A Better Button Board

Voice Card  -  Volume 12  -  John Card Number 9  -  Thu, Feb 8, 1990 01:46 AM

This is a response to Vol 12 Roger 3 ("Comments button board")...


I am glad to see you dabbling with Hypercard! I will try to remember to send another copy of the button board so that you may examine the scripts.

You ask if it is really necessary to enter 25 different scripts. It is not! Once you grasp the principle of heirarchy, HyperTalk will become much more powerful (and much more fun).

Everything in Hypercard is arranged in a heirarchy. First buttons then cards then backgrounds then stacks. Local tasks that are unique to a particular button should be handled at the lowest level. But whenever a lot of buttons have to do essentially the same thing, a single script at some higher level can handle it. HyperCard first looks at the button, and if the button doesn't know what to do, control automatically ascends the heirarchy. You should strive to do as much of your work as possible at higher levels. This greatly reduces your work, but does sometimes require a little extra cleverness to generalize a set of local tasks.

Each of the 25 buttons on my board has a single word script, and that word is "FLIP". You will note that flip is not part of standard HyperTalk vocabulary. Not to worry! It's easy to add new words to HyperTalk!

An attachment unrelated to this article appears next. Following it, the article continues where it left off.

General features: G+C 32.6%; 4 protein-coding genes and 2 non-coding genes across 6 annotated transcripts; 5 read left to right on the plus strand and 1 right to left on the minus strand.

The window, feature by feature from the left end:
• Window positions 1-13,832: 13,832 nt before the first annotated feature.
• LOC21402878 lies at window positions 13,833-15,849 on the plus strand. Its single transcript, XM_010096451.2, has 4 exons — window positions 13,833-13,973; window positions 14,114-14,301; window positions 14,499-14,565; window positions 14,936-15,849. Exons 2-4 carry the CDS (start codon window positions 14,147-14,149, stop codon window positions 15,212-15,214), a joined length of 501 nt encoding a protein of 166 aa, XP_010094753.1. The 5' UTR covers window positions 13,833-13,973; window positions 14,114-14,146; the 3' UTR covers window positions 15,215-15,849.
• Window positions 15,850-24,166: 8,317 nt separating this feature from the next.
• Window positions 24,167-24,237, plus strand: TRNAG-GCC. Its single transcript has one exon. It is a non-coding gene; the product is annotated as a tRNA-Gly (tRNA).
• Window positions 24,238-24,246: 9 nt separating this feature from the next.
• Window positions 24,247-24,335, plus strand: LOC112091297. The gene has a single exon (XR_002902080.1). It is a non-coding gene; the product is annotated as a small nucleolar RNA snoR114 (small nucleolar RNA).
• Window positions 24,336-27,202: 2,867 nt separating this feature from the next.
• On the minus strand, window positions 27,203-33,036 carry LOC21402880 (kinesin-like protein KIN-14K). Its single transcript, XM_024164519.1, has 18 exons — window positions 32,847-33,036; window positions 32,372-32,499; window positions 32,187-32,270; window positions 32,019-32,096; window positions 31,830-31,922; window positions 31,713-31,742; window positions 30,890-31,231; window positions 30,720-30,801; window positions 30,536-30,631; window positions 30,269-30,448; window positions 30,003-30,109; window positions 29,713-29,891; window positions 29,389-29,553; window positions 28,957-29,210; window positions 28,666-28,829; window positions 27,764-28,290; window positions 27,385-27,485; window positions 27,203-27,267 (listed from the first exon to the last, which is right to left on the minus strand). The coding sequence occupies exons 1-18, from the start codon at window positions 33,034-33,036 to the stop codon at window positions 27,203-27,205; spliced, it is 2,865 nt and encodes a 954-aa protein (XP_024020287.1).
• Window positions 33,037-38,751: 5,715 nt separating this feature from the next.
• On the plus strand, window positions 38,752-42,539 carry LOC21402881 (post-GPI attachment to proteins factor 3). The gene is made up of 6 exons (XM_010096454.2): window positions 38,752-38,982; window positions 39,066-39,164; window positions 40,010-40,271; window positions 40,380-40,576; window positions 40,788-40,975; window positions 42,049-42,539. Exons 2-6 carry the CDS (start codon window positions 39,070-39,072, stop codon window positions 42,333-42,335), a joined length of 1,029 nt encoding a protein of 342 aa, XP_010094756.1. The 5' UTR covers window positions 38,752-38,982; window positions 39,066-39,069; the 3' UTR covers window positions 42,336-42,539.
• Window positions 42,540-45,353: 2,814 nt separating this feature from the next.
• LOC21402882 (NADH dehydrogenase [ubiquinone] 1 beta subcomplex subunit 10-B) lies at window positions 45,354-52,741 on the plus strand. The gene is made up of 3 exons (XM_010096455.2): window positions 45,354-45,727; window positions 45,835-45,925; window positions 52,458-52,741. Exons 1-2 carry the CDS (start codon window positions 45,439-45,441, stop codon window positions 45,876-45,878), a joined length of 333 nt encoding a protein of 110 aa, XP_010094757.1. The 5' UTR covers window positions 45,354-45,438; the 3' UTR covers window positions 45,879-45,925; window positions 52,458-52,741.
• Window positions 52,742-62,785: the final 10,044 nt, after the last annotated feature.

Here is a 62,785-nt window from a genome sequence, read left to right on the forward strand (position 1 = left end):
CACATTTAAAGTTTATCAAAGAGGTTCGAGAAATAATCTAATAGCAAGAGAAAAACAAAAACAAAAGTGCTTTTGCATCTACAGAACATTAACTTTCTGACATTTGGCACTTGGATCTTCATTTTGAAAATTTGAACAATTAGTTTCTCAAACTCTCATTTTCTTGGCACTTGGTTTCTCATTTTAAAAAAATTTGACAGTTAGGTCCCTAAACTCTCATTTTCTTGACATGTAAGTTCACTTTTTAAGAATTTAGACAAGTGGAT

When you push one of these buttons, HyperCard encounters the FLIP command and is briefly puzzled. It first searchs through the rest of the button script to see if there's some explanation. Finding nothing, it procedes up the heirarchy. In this case it doesn't have far to go, because the CARD SCRIPT of this one card stack contains a "Handler", that is, a piece of script that begins with the words "On flip". This means, on encountering the command flip, do the following.

In this way, a single script can handle the needs of 25 different buttons (incidentally, there are other ways of achieving this effect). This one script DOES need to know which of the 25 buttons was pushed, but this is easily discovered through the use of the "Target" construct.

I leave it to you to examine this script and PLEASE ask questions about anything that puzzles you. Keep scripting!